Science in Society Archive

Patents Choke Agricultural Research

Agricultural research is increasingly in the hands of private companies, and patent restrictions are blocking the free exchange of seed and technology. Research in public institutions is being delayed or abandoned, raising fears that crop development for poor countries will be neglected. Angela Ryan reports.

In the United States, about 45% of plant breeders at universities said they had trouble getting seeds from private companies needed for their research. Dr Samuel H Smith, the former president of Washington State University said "the things that give us a safe and healthy food supply are slowly being eroding - it's a slow death!"

Companies are focussing on genetic engineering because it is easier to protect engineered crops with patents. But it is uncertain if biotechnology will improve crop output the way classical breeding has. "I am worried we are getting off the proven thoroughbred too quickly to get on a highly decorated donkey," said Dr Margaret Mellon of the Union of Concerned Scientists.

Concern heightened in January when two companies announced they had determined the genetic code of rice, years ahead of the government effort (see "Syngenta Takes Over Rice Genome", ISIS News 7/8). Dr Rod Wing of Clemson University asked, "how can a company own the most important food crop in the world? In Asia rice is like a religion. To own a religion? Can you do that? I don't think so!"

According to the International Food Policy Research Institute in Washington, growth in public spending on farm research has slowed significantly. In industrial countries, public spending has been growing 1.8% per year whilst private spending is growing 5% annually. The US dept of Agriculture's research budget has barely moved in real terms for two decades. In the US, private research spending surpassed public in the early 80s and the gap has since continued to widen. By 1994, two thirds of American plant breeding was in private hands. Britain has privatized some government agricultural research centers and some developing countries have cut spending.

"Plant breeders in the pubic sector have essentially vanished", says Dr William F Tracy, professor of agronomy at University of Wisconsin. The biggest worry is that improving crops for the developing world will falter due to low profit potential, as with drugs.

In some cases, companies allow academic scientists to use their technology in return for commercial rights to all results. Companies are "capturing the output of public sector research" said Dr Gary Toenniessen, director of food security at Rockerfeller Foundation.

One major university in the US has just completed an internal audit, which recommends it runs a check of the US Patents and Trademarks Office (PTO) databases to identify whether any employee has filed patents independently of the University. It is looking for a company that would be able to carry out such analysis.

As companies and universities patent improved varieties, developing nations are becoming increasingly reluctant to share seeds. Barley from Ethiopia imparted virus resistance to California's crop in the 1950s without compensation. Such free gifts are set to become a thing of the past.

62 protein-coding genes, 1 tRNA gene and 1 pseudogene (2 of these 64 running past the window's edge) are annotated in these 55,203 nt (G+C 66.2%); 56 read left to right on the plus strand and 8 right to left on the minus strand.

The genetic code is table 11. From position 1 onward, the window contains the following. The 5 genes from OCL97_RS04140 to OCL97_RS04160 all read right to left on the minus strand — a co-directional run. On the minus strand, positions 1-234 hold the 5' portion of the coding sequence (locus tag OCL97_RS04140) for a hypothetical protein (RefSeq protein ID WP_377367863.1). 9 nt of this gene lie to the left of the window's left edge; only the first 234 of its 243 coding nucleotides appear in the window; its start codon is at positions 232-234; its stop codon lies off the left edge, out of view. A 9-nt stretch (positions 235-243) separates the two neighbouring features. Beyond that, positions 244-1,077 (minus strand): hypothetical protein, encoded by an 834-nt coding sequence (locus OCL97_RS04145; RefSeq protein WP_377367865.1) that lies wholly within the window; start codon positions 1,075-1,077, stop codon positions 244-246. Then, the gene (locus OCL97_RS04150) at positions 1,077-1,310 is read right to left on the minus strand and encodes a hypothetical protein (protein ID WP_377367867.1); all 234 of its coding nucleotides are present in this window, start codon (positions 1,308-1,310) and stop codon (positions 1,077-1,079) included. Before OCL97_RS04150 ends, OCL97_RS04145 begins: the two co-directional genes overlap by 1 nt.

Meanwhile at the biotechnology building of the USPTO, new patent applications are falling off shelves, piled into corners and crowding every desk. Companies are going mad to win patents, seen as the new American gold rush. The government has no control over whether patents are hoarded or shared. Arthur Caplan, who serves on the ethical advisory board of Celera, says "we have this space shuttle biotech but its navigation system is Santa Maria level in terms of ethics".

For instance, some governments and civil society groups mistakenly assume that the threat of "Terminator" is gone. But Syngenta, the world's largest agribusiness controls at least six terminator patents and a host of new patents on GM plants with defective immune systems, which may force chemical dependencies in agriculture and farmers into bio-serfdom. Products developed under these patents are moving closer to commercialization.

Relationships between the PTO and industry are becoming increasingly incestuous. According to Peter DiMauro, a former patent examiner, many people who work at the PTO "use it as a way station, until snatched up by industry". In addition, the PTO hosts quarterly talks inside its headquarters with industry to discuss patenting policy. These sessions are described in the PTO's corporate plan as "focus sessions with customers to determine their needs and expectations".

The PTO collects its budget solely through application fees. It was recently designated as one of the only two "performance-based" government organizations. "Like any other business that wants to be competitive in the 21st century marketplace, we recognize the importance of quality and customer satisfaction."

The US PTO has no stake in serving the pubic interest and the law needs to change. But congress takes a hands-off approach to patents on life, arguing 'what is good for biotech is good for America'.

Sources: The Green Revolution Yields to the Bottom Line, By Andrew Pollack, The New York Times, May 15th 2001. Intellectual Property Enforcers on the March, by Freida Morris, forwarded by the Edmonds Institute 20th April 2001. Gene Blues - Is the Patent office prepared to deal with the genomic revolution? By Nicholas Thompson, Washington Monthly, April 2001. New terminator patent goes to Syngenta -wake up call for CBD's scientific body meeting in Montreal, News Release RAFI March 12th 2001.


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